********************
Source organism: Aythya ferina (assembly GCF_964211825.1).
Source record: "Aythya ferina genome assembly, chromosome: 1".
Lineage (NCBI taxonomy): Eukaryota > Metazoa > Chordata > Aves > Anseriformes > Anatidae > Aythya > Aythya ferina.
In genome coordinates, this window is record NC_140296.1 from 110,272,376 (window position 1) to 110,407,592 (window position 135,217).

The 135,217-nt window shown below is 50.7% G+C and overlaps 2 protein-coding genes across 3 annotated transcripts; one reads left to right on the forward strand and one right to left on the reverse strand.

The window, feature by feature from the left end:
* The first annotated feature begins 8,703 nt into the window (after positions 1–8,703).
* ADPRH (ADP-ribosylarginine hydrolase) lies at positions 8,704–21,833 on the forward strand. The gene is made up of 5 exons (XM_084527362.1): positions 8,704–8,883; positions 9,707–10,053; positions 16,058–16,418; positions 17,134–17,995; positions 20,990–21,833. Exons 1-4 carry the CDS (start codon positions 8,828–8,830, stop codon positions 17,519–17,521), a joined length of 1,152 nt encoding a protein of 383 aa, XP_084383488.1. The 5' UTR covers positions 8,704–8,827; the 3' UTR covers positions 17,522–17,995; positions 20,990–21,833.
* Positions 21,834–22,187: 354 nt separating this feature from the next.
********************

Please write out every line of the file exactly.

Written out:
Source organism: Aythya ferina (assembly GCF_964211825.1).
Source record: "Aythya ferina genome assembly, chromosome: 1".
Lineage (NCBI taxonomy): Eukaryota > Metazoa > Chordata > Aves > Anseriformes > Anatidae > Aythya > Aythya ferina.
In genome coordinates, this window is record NC_140296.1 from 110,272,376 (window position 1) to 110,407,592 (window position 135,217).

The 135,217-nt window shown below is 50.7% G+C and overlaps 2 protein-coding genes across 3 annotated transcripts; one reads left to right on the forward strand and one right to left on the reverse strand.

The window, feature by feature from the left end:
* The first annotated feature begins 8,703 nt into the window (after positions 1–8,703).
* ADPRH (ADP-ribosylarginine hydrolase) lies at positions 8,704–21,833 on the forward strand. The gene is made up of 5 exons (XM_084527362.1): positions 8,704–8,883; positions 9,707–10,053; positions 16,058–16,418; positions 17,134–17,995; positions 20,990–21,833. Exons 1-4 carry the CDS (start codon positions 8,828–8,830, stop codon positions 17,519–17,521), a joined length of 1,152 nt encoding a protein of 383 aa, XP_084383488.1. The 5' UTR covers positions 8,704–8,827; the 3' UTR covers positions 17,522–17,995; positions 20,990–21,833.
* Positions 21,834–22,187: 354 nt separating this feature from the next.